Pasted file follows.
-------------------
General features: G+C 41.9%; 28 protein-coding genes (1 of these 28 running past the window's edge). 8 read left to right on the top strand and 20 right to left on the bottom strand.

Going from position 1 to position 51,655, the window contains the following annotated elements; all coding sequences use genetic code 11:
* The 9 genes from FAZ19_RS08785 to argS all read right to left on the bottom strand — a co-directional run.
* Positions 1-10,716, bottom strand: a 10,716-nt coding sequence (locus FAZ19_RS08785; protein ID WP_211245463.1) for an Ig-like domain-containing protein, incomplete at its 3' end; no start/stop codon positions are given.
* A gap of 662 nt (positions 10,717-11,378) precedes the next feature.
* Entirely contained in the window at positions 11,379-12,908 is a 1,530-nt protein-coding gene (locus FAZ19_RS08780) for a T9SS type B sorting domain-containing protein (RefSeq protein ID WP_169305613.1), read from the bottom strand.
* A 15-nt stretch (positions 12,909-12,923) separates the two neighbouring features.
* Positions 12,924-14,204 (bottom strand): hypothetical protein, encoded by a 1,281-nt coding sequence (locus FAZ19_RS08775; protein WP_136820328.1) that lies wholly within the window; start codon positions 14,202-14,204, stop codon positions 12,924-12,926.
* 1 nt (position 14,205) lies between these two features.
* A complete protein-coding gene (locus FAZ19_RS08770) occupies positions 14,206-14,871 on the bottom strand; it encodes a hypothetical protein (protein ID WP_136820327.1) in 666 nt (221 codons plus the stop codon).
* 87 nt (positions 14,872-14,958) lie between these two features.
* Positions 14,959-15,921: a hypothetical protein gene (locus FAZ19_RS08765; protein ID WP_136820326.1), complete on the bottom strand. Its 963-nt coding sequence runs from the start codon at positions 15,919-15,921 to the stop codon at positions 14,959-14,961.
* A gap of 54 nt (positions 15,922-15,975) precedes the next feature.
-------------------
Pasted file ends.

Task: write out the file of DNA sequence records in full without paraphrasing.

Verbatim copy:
General features: G+C 41.9%; 28 protein-coding genes (1 of these 28 running past the window's edge). 8 read left to right on the top strand and 20 right to left on the bottom strand.

Going from position 1 to position 51,655, the window contains the following annotated elements; all coding sequences use genetic code 11:
* The 9 genes from FAZ19_RS08785 to argS all read right to left on the bottom strand — a co-directional run.
* Positions 1-10,716, bottom strand: a 10,716-nt coding sequence (locus FAZ19_RS08785; protein ID WP_211245463.1) for an Ig-like domain-containing protein, incomplete at its 3' end; no start/stop codon positions are given.
* A gap of 662 nt (positions 10,717-11,378) precedes the next feature.
* Entirely contained in the window at positions 11,379-12,908 is a 1,530-nt protein-coding gene (locus FAZ19_RS08780) for a T9SS type B sorting domain-containing protein (RefSeq protein ID WP_169305613.1), read from the bottom strand.
* A 15-nt stretch (positions 12,909-12,923) separates the two neighbouring features.
* Positions 12,924-14,204 (bottom strand): hypothetical protein, encoded by a 1,281-nt coding sequence (locus FAZ19_RS08775; protein WP_136820328.1) that lies wholly within the window; start codon positions 14,202-14,204, stop codon positions 12,924-12,926.
* 1 nt (position 14,205) lies between these two features.
* A complete protein-coding gene (locus FAZ19_RS08770) occupies positions 14,206-14,871 on the bottom strand; it encodes a hypothetical protein (protein ID WP_136820327.1) in 666 nt (221 codons plus the stop codon).
* 87 nt (positions 14,872-14,958) lie between these two features.
* Positions 14,959-15,921: a hypothetical protein gene (locus FAZ19_RS08765; protein ID WP_136820326.1), complete on the bottom strand. Its 963-nt coding sequence runs from the start codon at positions 15,919-15,921 to the stop codon at positions 14,959-14,961.
* A gap of 54 nt (positions 15,922-15,975) precedes the next feature.